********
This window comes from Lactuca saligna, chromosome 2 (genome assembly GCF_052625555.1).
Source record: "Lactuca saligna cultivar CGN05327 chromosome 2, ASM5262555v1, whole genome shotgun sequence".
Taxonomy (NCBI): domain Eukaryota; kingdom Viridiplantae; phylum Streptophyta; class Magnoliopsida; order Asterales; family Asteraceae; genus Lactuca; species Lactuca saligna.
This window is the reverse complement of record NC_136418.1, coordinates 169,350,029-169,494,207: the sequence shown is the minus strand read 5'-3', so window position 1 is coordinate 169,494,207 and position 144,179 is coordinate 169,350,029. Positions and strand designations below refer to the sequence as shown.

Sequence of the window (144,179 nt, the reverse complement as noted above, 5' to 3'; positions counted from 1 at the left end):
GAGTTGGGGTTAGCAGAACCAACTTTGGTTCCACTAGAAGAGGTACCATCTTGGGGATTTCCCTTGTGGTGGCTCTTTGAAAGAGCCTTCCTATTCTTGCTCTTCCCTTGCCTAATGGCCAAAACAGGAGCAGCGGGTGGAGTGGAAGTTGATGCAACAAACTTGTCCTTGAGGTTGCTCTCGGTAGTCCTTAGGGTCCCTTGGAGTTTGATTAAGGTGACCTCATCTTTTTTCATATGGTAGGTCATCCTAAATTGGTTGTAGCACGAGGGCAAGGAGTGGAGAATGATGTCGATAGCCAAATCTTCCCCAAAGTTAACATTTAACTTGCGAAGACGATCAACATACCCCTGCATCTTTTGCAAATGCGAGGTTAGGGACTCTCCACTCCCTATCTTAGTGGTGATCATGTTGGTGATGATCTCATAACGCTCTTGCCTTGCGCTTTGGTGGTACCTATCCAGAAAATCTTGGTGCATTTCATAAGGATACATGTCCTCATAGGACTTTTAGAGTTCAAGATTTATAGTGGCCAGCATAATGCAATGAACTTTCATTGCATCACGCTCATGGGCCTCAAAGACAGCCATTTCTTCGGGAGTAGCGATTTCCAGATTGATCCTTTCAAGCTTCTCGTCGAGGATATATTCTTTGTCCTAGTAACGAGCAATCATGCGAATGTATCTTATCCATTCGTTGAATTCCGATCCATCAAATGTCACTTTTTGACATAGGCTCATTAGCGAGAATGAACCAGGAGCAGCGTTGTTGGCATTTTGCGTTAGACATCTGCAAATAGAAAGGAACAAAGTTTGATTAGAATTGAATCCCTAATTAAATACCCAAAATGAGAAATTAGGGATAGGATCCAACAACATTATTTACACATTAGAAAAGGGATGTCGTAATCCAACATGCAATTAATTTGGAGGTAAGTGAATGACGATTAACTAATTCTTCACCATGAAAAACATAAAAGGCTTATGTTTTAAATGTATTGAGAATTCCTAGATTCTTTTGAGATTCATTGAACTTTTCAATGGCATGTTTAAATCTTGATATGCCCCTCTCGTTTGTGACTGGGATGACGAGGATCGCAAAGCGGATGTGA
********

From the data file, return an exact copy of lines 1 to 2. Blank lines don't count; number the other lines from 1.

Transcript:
This window comes from Lactuca saligna, chromosome 2 (genome assembly GCF_052625555.1).
Source record: "Lactuca saligna cultivar CGN05327 chromosome 2, ASM5262555v1, whole genome shotgun sequence".